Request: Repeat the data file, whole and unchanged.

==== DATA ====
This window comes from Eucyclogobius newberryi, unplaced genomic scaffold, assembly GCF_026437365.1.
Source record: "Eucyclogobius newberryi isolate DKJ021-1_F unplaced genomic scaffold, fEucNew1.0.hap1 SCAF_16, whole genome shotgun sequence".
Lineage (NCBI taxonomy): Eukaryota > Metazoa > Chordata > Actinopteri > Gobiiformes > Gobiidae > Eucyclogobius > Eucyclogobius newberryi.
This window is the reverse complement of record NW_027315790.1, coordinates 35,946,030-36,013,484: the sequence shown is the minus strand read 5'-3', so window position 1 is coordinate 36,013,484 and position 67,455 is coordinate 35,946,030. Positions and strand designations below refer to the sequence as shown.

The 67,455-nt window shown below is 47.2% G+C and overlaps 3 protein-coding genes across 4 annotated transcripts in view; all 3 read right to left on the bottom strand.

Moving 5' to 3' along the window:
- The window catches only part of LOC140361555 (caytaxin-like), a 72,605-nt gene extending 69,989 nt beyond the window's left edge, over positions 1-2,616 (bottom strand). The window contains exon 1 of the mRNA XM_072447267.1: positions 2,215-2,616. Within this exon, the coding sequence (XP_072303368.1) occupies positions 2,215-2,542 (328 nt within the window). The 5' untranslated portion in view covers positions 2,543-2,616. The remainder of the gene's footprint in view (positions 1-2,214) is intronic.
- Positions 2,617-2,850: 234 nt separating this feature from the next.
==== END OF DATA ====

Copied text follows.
This window comes from Eucyclogobius newberryi, unplaced genomic scaffold, assembly GCF_026437365.1.
Source record: "Eucyclogobius newberryi isolate DKJ021-1_F unplaced genomic scaffold, fEucNew1.0.hap1 SCAF_16, whole genome shotgun sequence".
Lineage (NCBI taxonomy): Eukaryota > Metazoa > Chordata > Actinopteri > Gobiiformes > Gobiidae > Eucyclogobius > Eucyclogobius newberryi.
This window is the reverse complement of record NW_027315790.1, coordinates 35,946,030-36,013,484: the sequence shown is the minus strand read 5'-3', so window position 1 is coordinate 36,013,484 and position 67,455 is coordinate 35,946,030. Positions and strand designations below refer to the sequence as shown.

The 67,455-nt window shown below is 47.2% G+C and overlaps 3 protein-coding genes across 4 annotated transcripts in view; all 3 read right to left on the bottom strand.

Moving 5' to 3' along the window:
- The window catches only part of LOC140361555 (caytaxin-like), a 72,605-nt gene extending 69,989 nt beyond the window's left edge, over positions 1-2,616 (bottom strand). The window contains exon 1 of the mRNA XM_072447267.1: positions 2,215-2,616. Within this exon, the coding sequence (XP_072303368.1) occupies positions 2,215-2,542 (328 nt within the window). The 5' untranslated portion in view covers positions 2,543-2,616. The remainder of the gene's footprint in view (positions 1-2,214) is intronic.
- Positions 2,617-2,850: 234 nt separating this feature from the next.